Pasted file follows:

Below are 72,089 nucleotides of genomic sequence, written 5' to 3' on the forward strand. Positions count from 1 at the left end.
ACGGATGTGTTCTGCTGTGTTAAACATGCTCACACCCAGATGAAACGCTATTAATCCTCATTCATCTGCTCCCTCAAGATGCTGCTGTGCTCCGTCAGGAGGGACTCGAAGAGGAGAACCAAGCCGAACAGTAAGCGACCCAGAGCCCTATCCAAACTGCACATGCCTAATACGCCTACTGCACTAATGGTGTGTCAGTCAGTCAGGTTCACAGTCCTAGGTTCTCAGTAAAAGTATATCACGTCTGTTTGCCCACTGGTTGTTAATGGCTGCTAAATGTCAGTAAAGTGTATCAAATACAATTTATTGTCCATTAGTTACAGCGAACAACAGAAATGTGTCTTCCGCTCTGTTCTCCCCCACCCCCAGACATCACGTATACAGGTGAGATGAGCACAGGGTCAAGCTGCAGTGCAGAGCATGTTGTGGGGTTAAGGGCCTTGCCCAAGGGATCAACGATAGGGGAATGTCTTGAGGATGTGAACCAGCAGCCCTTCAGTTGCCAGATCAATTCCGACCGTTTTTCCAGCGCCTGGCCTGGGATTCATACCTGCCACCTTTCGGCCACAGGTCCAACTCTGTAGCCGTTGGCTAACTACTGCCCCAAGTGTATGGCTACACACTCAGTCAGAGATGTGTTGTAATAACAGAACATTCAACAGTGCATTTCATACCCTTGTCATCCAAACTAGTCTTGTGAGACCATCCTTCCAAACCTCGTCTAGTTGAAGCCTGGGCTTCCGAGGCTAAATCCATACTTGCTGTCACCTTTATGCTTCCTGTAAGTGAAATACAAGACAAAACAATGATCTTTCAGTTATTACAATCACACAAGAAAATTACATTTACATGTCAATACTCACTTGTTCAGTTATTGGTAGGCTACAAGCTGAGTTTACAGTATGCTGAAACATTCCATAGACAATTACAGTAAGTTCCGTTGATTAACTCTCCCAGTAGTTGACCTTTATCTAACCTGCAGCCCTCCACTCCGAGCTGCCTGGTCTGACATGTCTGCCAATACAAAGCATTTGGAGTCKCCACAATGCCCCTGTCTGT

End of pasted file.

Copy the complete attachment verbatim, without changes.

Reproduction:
Below are 72,089 nucleotides of genomic sequence, written 5' to 3' on the forward strand. Positions count from 1 at the left end.
ACGGATGTGTTCTGCTGTGTTAAACATGCTCACACCCAGATGAAACGCTATTAATCCTCATTCATCTGCTCCCTCAAGATGCTGCTGTGCTCCGTCAGGAGGGACTCGAAGAGGAGAACCAAGCCGAACAGTAAGCGACCCAGAGCCCTATCCAAACTGCACATGCCTAATACGCCTACTGCACTAATGGTGTGTCAGTCAGTCAGGTTCACAGTCCTAGGTTCTCAGTAAAAGTATATCACGTCTGTTTGCCCACTGGTTGTTAATGGCTGCTAAATGTCAGTAAAGTGTATCAAATACAATTTATTGTCCATTAGTTACAGCGAACAACAGAAATGTGTCTTCCGCTCTGTTCTCCCCCACCCCCAGACATCACGTATACAGGTGAGATGAGCACAGGGTCAAGCTGCAGTGCAGAGCATGTTGTGGGGTTAAGGGCCTTGCCCAAGGGATCAACGATAGGGGAATGTCTTGAGGATGTGAACCAGCAGCCCTTCAGTTGCCAGATCAATTCCGACCGTTTTTCCAGCGCCTGGCCTGGGATTCATACCTGCCACCTTTCGGCCACAGGTCCAACTCTGTAGCCGTTGGCTAACTACTGCCCCAAGTGTATGGCTACACACTCAGTCAGAGATGTGTTGTAATAACAGAACATTCAACAGTGCATTTCATACCCTTGTCATCCAAACTAGTCTTGTGAGACCATCCTTCCAAACCTCGTCTAGTTGAAGCCTGGGCTTCCGAGGCTAAATCCATACTTGCTGTCACCTTTATGCTTCCTGTAAGTGAAATACAAGACAAAACAATGATCTTTCAGTTATTACAATCACACAAGAAAATTACATTTACATGTCAATACTCACTTGTTCAGTTATTGGTAGGCTACAAGCTGAGTTTACAGTATGCTGAAACATTCCATAGACAATTACAGTAAGTTCCGTTGATTAACTCTCCCAGTAGTTGACCTTTATCTAACCTGCAGCCCTCCACTCCGAGCTGCCTGGTCTGACATGTCTGCCAATACAAAGCATTTGGAGTCKCCACAATGCCCCTGTCTGT